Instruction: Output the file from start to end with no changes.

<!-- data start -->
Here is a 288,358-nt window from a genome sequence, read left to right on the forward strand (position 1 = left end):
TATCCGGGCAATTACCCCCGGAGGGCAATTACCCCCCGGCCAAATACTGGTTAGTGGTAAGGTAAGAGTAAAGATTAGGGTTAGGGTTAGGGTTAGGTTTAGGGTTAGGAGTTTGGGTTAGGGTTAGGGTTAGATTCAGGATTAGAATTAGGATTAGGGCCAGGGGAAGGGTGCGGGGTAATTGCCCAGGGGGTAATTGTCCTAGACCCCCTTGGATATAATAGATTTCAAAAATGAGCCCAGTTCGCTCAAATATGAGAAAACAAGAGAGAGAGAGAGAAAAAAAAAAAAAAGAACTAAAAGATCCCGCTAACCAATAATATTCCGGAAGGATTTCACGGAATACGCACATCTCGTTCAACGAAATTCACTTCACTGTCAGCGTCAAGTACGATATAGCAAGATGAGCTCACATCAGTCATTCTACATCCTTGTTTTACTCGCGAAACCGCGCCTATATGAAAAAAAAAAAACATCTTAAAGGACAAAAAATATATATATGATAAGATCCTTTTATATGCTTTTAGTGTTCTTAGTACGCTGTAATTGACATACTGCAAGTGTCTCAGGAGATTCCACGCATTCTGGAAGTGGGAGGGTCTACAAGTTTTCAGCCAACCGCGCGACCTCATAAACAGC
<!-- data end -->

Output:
Here is a 288,358-nt window from a genome sequence, read left to right on the forward strand (position 1 = left end):
TATCCGGGCAATTACCCCCGGAGGGCAATTACCCCCCGGCCAAATACTGGTTAGTGGTAAGGTAAGAGTAAAGATTAGGGTTAGGGTTAGGGTTAGGTTTAGGGTTAGGAGTTTGGGTTAGGGTTAGGGTTAGATTCAGGATTAGAATTAGGATTAGGGCCAGGGGAAGGGTGCGGGGTAATTGCCCAGGGGGTAATTGTCCTAGACCCCCTTGGATATAATAGATTTCAAAAATGAGCCCAGTTCGCTCAAATATGAGAAAACAAGAGAGAGAGAGAGAAAAAAAAAAAAAAGAACTAAAAGATCCCGCTAACCAATAATATTCCGGAAGGATTTCACGGAATACGCACATCTCGTTCAACGAAATTCACTTCACTGTCAGCGTCAAGTACGATATAGCAAGATGAGCTCACATCAGTCATTCTACATCCTTGTTTTACTCGCGAAACCGCGCCTATATGAAAAAAAAAAAACATCTTAAAGGACAAAAAATATATATATGATAAGATCCTTTTATATGCTTTTAGTGTTCTTAGTACGCTGTAATTGACATACTGCAAGTGTCTCAGGAGATTCCACGCATTCTGGAAGTGGGAGGGTCTACAAGTTTTCAGCCAACCGCGCGACCTCATAAACAGC